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Making Of 'Ebenezer Scrooge Finds a Cap'

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Date Added: 10th March 2011
Software used:
Retopology finished, I started sculpting wrinkles and other details and I created a displacement map for details of the head (Fig.05).

Fig. 05

Then I imported everything into Maya. I did the texturing with the aid of polypaint in ZBrush and Photoshop (Fig.06).
I chose these textures to help set the historical period in which the story takes place.

Fig. 06

An important decision was the choice for the background of the window: I tried a dozen before deciding what the most suitable one was (Fig.07).

Fig. 07

Lighting & Rendering

An important phase in the development of the character was the feathers. I tried various methods to create these, analyzing the pros and cons. In the end I used a system of instances through Shave and Haircut. I created different systems of hairs with their respective instances, depending on the length of the feather. First of all I brushed a version of hairs and then I converted them as an instance of a simple mesh. I wrote my own shader to simulate the feathers. The long feathers, designed as hands, are a shaped mesh.

Working mostly as a Look Developer, I tend to avoid the three-point lighting setup. I prefer, instead, to create different lighting points, helped a lot by the openGL viewport. I decided to render without Global Illumination or Final Gathering, using direct lighting only. A clever arrangement of lights highlighted the various important points of the scene, giving importance to certain objects that tell the story of the character and the character itself.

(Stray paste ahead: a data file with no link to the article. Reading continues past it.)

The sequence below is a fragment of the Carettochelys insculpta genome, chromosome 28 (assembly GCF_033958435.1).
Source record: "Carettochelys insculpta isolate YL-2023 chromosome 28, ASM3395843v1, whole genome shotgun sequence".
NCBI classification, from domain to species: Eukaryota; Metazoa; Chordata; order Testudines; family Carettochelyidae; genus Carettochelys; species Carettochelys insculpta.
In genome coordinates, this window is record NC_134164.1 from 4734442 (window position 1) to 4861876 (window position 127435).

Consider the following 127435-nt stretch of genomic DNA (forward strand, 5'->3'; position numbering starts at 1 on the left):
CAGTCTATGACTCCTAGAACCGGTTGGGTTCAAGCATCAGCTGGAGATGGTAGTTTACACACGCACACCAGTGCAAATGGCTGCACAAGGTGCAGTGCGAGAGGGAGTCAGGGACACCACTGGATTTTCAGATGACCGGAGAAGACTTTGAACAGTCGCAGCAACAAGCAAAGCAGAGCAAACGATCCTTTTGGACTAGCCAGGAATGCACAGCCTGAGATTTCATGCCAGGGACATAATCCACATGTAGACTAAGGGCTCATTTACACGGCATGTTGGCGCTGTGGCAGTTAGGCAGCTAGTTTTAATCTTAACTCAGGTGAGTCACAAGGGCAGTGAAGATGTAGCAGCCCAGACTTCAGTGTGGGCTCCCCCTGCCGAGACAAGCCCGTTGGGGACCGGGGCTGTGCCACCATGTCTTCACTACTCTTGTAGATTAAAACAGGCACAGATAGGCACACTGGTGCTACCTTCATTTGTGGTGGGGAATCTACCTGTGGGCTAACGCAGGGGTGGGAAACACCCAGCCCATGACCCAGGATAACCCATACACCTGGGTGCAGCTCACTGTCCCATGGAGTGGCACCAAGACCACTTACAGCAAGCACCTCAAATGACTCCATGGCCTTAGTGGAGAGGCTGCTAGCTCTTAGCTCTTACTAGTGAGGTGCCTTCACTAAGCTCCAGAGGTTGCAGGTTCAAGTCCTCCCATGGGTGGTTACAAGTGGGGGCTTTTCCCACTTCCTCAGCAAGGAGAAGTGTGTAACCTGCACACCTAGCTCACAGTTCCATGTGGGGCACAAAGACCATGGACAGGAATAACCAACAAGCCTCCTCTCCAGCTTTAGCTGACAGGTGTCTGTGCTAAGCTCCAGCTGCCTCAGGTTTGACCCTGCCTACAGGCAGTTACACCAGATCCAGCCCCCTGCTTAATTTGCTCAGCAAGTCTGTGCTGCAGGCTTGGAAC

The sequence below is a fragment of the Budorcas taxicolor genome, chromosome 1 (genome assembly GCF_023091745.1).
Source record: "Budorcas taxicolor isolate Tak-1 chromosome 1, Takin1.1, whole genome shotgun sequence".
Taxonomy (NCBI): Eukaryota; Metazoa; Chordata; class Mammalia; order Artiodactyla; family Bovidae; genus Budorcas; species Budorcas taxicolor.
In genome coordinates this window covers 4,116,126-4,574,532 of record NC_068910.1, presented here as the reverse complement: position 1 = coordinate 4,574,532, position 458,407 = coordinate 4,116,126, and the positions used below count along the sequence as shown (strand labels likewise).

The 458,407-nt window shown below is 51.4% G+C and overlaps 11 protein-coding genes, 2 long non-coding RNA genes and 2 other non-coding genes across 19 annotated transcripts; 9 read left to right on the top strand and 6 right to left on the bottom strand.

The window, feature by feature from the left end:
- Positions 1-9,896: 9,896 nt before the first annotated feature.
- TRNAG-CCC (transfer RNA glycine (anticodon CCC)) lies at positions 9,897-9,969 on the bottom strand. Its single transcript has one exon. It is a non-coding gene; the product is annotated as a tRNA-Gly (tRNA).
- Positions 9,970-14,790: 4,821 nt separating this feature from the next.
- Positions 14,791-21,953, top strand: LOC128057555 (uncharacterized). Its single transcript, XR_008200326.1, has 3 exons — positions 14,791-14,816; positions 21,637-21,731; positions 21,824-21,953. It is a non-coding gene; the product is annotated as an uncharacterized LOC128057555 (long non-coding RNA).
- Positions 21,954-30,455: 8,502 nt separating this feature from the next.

I used a Spotlight converted into a mental ray Area light for the main light of the window and many spotlights for the rest of the scene. The exclusive use of direct lighting made it possible to have a faster render time, only a few minutes per pass. I like rendering in many render layers so I have more control when compositing. I divided my render layers into six different steps: background, clothes, vulture, feathers, desk and items. Each render layer was divided into 8 - 10 render passes, broken down lights, for a total of about 70-80 render layers (Fig.08).

Fig. 08

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Readers Comments (Newest on Top)
Mo on Tue, 10 July 2012 3:14am
hi! can you tell me how did you made the feathers?
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